Fairphone isn’t just a phone-maker. Its mission is to challenge the electronics industry to create devices that are longer-lasting and easier to repair. All of the phones the company has made are modular, so they can be taken apart and put back together by anyone. Even someone with little experience of electronics can do it.

But making a phone this way comes with compromises. Having a fully integrated battery that’s glued into a smartphone creates a stable connection between the power module and the other components. A replaceable battery can’t boast the same level of stability, meaning that the connection is more likely to be interrupted if the phone is dropped or if a speck of dust finds its way onto the connector.

Dust and water can also be a problem for modular phones. The Fairphone 4, which just arrived in the US, is the company’s first device to come with a waterproof rating of IP54. While this is lower than most top-end models, Ballester believes it’s less of an issue since most people replace their phones due to issues with the battery, software, or a smashed screen, rather than getting wet.

Replaceable batteries also require bulkier housing to match the robustness and reliability of glued-in batteries. This means that phone-makers have to opt for lower-capacity batteries, resulting in potentially chunkier phones with less battery life. However, according to Ballester, the Fairphone 4 still provides enough juice in one charge to last a full day, just not extending to one and a half or two days like flagship models.

The obvious benefit of having a replaceable battery is that if your existing one is causing issues and not lasting the full day, you can swap it out for a new one. However, this relies on those same exact batteries still being available several years after you’ve first bought your phone. Spare batteries can’t sit idle on shelves waiting to be used, as they will also degrade over time. Persuading suppliers to keep making battery replacements can be a challenge. But if replaceable batteries became the norm for phone-makers, they would be much easier to get hold of.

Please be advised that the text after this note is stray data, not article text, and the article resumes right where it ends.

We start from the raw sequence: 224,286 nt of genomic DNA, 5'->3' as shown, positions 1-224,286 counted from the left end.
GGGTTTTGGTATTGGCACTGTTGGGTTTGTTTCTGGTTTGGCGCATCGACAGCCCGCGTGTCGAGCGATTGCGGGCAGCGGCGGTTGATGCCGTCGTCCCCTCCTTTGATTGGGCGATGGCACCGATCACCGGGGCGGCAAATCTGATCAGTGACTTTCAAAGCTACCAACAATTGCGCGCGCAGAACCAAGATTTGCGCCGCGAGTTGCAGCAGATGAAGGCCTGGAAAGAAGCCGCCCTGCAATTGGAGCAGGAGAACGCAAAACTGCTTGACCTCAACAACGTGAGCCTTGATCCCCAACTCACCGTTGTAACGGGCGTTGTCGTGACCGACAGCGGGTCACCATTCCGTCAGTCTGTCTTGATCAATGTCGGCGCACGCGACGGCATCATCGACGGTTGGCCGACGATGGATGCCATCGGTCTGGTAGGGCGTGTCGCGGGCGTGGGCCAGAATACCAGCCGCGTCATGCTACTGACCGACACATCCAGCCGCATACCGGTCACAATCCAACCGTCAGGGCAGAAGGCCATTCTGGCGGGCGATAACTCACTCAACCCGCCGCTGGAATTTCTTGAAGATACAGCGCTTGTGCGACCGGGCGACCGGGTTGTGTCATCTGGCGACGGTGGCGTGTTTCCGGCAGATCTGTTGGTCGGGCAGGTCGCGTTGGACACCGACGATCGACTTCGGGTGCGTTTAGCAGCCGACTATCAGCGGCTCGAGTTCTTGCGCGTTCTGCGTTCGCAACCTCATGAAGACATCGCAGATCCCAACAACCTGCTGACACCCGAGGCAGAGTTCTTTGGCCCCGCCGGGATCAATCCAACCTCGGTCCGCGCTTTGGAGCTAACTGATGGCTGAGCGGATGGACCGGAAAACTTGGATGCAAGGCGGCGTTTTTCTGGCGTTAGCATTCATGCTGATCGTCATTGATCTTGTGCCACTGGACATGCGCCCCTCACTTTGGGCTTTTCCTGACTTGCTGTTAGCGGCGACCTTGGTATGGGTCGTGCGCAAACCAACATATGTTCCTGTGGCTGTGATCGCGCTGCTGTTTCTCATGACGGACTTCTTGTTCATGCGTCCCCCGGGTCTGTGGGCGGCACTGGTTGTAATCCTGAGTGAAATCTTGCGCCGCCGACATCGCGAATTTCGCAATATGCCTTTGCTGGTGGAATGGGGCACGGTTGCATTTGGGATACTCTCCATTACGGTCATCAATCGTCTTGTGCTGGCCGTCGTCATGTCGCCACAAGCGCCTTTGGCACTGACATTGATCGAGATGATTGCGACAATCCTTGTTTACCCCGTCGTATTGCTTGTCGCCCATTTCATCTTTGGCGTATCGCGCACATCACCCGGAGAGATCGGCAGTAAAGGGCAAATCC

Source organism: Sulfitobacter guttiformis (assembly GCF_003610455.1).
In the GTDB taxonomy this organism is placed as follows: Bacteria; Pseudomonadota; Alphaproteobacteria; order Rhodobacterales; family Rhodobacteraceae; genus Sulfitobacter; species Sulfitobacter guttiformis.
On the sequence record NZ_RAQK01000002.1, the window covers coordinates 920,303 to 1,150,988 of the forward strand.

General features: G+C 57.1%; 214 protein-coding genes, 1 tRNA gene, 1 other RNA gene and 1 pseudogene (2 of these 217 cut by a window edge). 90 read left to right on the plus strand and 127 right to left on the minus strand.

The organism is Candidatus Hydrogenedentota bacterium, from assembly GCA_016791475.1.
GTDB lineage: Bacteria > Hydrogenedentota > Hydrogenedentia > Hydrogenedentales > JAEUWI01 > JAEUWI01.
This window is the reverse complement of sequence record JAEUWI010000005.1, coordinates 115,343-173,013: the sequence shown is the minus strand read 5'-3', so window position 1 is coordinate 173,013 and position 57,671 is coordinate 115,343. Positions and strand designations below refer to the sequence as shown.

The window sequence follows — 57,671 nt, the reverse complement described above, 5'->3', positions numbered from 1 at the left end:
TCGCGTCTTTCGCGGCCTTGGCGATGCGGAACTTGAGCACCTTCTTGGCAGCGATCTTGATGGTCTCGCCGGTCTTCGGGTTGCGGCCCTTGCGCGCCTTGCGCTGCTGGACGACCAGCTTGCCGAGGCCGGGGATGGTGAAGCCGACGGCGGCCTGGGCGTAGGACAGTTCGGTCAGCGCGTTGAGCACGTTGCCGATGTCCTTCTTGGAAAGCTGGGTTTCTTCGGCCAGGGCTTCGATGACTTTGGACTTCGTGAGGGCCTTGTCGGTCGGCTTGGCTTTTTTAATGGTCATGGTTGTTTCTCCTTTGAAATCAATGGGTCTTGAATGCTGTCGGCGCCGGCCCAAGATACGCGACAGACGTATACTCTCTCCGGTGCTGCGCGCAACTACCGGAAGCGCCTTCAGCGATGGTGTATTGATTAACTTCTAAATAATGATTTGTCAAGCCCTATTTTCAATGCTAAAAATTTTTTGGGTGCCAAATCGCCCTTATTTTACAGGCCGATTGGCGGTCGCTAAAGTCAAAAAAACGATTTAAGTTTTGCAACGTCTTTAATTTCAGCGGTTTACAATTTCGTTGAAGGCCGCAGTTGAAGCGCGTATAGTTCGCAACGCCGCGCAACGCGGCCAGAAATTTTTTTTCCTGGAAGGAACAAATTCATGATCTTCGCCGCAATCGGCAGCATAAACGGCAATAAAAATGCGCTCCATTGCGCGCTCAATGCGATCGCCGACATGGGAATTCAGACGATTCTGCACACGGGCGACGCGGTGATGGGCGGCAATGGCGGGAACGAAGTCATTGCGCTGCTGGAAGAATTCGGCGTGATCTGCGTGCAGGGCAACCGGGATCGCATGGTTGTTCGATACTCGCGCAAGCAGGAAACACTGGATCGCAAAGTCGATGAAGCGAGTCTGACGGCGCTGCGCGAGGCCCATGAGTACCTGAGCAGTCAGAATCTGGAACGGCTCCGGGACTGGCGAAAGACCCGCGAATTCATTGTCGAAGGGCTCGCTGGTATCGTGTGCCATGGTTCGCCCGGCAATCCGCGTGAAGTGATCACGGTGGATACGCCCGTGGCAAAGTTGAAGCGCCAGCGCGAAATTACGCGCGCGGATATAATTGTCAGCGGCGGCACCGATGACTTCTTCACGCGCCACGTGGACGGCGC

On the other end of the phone’s lifecycle, having a replaceable battery is hugely beneficial in the recycling process. Integrated cobalt in batteries is often not recycled, resulting in the loss of valuable materials. However, if batteries are replaceable, they can be easily extracted from the phones and recycled separately. Increasing the number of replaceable batteries being recycled would help boost cobalt recycling volume and reduce waste.

Future phone manufacturers considering devices with replaceable batteries will need to make compromises, but with cross-industry efforts, there are significant opportunities to overcome the hurdles that Fairphone is already facing. By doing so, they may contribute to longer-lasting phones and ease the pressure on the planet in the process.